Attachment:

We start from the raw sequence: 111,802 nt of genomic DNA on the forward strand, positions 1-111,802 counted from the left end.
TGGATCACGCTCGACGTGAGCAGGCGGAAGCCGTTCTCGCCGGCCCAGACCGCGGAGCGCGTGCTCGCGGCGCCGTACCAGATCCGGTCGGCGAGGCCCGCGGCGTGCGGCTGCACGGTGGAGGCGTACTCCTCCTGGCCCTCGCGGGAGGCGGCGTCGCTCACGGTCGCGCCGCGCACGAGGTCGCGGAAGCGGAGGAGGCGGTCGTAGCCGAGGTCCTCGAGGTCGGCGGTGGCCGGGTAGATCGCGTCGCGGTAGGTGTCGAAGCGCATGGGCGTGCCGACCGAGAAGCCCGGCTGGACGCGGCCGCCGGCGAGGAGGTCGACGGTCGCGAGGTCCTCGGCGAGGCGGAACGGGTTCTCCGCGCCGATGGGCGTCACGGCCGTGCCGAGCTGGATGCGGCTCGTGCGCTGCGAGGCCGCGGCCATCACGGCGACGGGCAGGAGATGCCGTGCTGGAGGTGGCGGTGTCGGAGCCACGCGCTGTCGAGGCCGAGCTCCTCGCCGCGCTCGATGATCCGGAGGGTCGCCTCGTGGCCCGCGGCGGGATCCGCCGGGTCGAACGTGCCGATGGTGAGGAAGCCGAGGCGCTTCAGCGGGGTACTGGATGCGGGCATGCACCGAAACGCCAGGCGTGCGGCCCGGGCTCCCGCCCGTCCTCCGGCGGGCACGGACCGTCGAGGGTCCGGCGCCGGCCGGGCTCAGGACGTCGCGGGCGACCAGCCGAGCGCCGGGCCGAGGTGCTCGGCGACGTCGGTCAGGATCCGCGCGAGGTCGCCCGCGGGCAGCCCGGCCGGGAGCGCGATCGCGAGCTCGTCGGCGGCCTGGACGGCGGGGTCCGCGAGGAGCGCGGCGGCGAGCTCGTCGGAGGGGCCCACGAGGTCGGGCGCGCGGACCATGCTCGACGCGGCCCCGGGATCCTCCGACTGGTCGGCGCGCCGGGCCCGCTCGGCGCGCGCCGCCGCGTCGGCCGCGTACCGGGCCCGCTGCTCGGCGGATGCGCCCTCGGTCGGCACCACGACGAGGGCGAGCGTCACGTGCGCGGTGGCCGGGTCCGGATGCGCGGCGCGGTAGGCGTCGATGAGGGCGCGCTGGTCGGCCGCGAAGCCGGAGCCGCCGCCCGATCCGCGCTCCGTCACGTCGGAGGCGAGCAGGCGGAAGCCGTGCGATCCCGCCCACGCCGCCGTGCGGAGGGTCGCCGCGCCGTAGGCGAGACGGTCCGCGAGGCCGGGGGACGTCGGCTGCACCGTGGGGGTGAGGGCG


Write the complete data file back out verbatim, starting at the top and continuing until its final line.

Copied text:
We start from the raw sequence: 111,802 nt of genomic DNA on the forward strand, positions 1-111,802 counted from the left end.
TGGATCACGCTCGACGTGAGCAGGCGGAAGCCGTTCTCGCCGGCCCAGACCGCGGAGCGCGTGCTCGCGGCGCCGTACCAGATCCGGTCGGCGAGGCCCGCGGCGTGCGGCTGCACGGTGGAGGCGTACTCCTCCTGGCCCTCGCGGGAGGCGGCGTCGCTCACGGTCGCGCCGCGCACGAGGTCGCGGAAGCGGAGGAGGCGGTCGTAGCCGAGGTCCTCGAGGTCGGCGGTGGCCGGGTAGATCGCGTCGCGGTAGGTGTCGAAGCGCATGGGCGTGCCGACCGAGAAGCCCGGCTGGACGCGGCCGCCGGCGAGGAGGTCGACGGTCGCGAGGTCCTCGGCGAGGCGGAACGGGTTCTCCGCGCCGATGGGCGTCACGGCCGTGCCGAGCTGGATGCGGCTCGTGCGCTGCGAGGCCGCGGCCATCACGGCGACGGGCAGGAGATGCCGTGCTGGAGGTGGCGGTGTCGGAGCCACGCGCTGTCGAGGCCGAGCTCCTCGCCGCGCTCGATGATCCGGAGGGTCGCCTCGTGGCCCGCGGCGGGATCCGCCGGGTCGAACGTGCCGATGGTGAGGAAGCCGAGGCGCTTCAGCGGGGTACTGGATGCGGGCATGCACCGAAACGCCAGGCGTGCGGCCCGGGCTCCCGCCCGTCCTCCGGCGGGCACGGACCGTCGAGGGTCCGGCGCCGGCCGGGCTCAGGACGTCGCGGGCGACCAGCCGAGCGCCGGGCCGAGGTGCTCGGCGACGTCGGTCAGGATCCGCGCGAGGTCGCCCGCGGGCAGCCCGGCCGGGAGCGCGATCGCGAGCTCGTCGGCGGCCTGGACGGCGGGGTCCGCGAGGAGCGCGGCGGCGAGCTCGTCGGAGGGGCCCACGAGGTCGGGCGCGCGGACCATGCTCGACGCGGCCCCGGGATCCTCCGACTGGTCGGCGCGCCGGGCCCGCTCGGCGCGCGCCGCCGCGTCGGCCGCGTACCGGGCCCGCTGCTCGGCGGATGCGCCCTCGGTCGGCACCACGACGAGGGCGAGCGTCACGTGCGCGGTGGCCGGGTCCGGATGCGCGGCGCGGTAGGCGTCGATGAGGGCGCGCTGGTCGGCCGCGAAGCCGGAGCCGCCGCCCGATCCGCGCTCCGTCACGTCGGAGGCGAGCAGGCGGAAGCCGTGCGATCCCGCCCACGCCGCCGTGCGGAGGGTCGCCGCGCCGTAGGCGAGACGGTCCGCGAGGCCGGGGGACGTCGGCTGCACCGTGGGGGTGAGGGCG